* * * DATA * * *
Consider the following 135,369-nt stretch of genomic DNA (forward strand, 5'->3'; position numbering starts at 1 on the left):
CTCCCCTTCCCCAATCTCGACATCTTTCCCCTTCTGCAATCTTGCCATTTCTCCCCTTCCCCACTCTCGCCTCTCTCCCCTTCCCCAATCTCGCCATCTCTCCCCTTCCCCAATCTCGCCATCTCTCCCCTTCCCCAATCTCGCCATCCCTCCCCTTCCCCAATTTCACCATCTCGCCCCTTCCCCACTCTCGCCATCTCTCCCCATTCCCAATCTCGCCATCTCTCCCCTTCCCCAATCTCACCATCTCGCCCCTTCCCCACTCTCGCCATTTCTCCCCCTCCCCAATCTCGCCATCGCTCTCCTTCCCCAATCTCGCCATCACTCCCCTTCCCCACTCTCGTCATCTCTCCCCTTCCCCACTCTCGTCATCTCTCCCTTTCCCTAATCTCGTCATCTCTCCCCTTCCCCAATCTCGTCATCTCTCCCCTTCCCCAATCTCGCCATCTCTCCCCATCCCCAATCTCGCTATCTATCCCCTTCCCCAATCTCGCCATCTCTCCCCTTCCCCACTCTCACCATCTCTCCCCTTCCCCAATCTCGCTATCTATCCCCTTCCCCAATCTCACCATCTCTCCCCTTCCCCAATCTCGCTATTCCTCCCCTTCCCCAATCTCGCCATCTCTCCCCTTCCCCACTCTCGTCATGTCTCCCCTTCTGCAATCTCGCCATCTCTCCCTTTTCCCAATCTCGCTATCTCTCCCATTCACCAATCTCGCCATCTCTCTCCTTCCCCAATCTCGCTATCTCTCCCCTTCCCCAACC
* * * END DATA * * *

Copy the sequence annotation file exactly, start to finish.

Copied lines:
Consider the following 135,369-nt stretch of genomic DNA (forward strand, 5'->3'; position numbering starts at 1 on the left):
CTCCCCTTCCCCAATCTCGACATCTTTCCCCTTCTGCAATCTTGCCATTTCTCCCCTTCCCCACTCTCGCCTCTCTCCCCTTCCCCAATCTCGCCATCTCTCCCCTTCCCCAATCTCGCCATCTCTCCCCTTCCCCAATCTCGCCATCCCTCCCCTTCCCCAATTTCACCATCTCGCCCCTTCCCCACTCTCGCCATCTCTCCCCATTCCCAATCTCGCCATCTCTCCCCTTCCCCAATCTCACCATCTCGCCCCTTCCCCACTCTCGCCATTTCTCCCCCTCCCCAATCTCGCCATCGCTCTCCTTCCCCAATCTCGCCATCACTCCCCTTCCCCACTCTCGTCATCTCTCCCCTTCCCCACTCTCGTCATCTCTCCCTTTCCCTAATCTCGTCATCTCTCCCCTTCCCCAATCTCGTCATCTCTCCCCTTCCCCAATCTCGCCATCTCTCCCCATCCCCAATCTCGCTATCTATCCCCTTCCCCAATCTCGCCATCTCTCCCCTTCCCCACTCTCACCATCTCTCCCCTTCCCCAATCTCGCTATCTATCCCCTTCCCCAATCTCACCATCTCTCCCCTTCCCCAATCTCGCTATTCCTCCCCTTCCCCAATCTCGCCATCTCTCCCCTTCCCCACTCTCGTCATGTCTCCCCTTCTGCAATCTCGCCATCTCTCCCTTTTCCCAATCTCGCTATCTCTCCCATTCACCAATCTCGCCATCTCTCTCCTTCCCCAATCTCGCTATCTCTCCCCTTCCCCAACC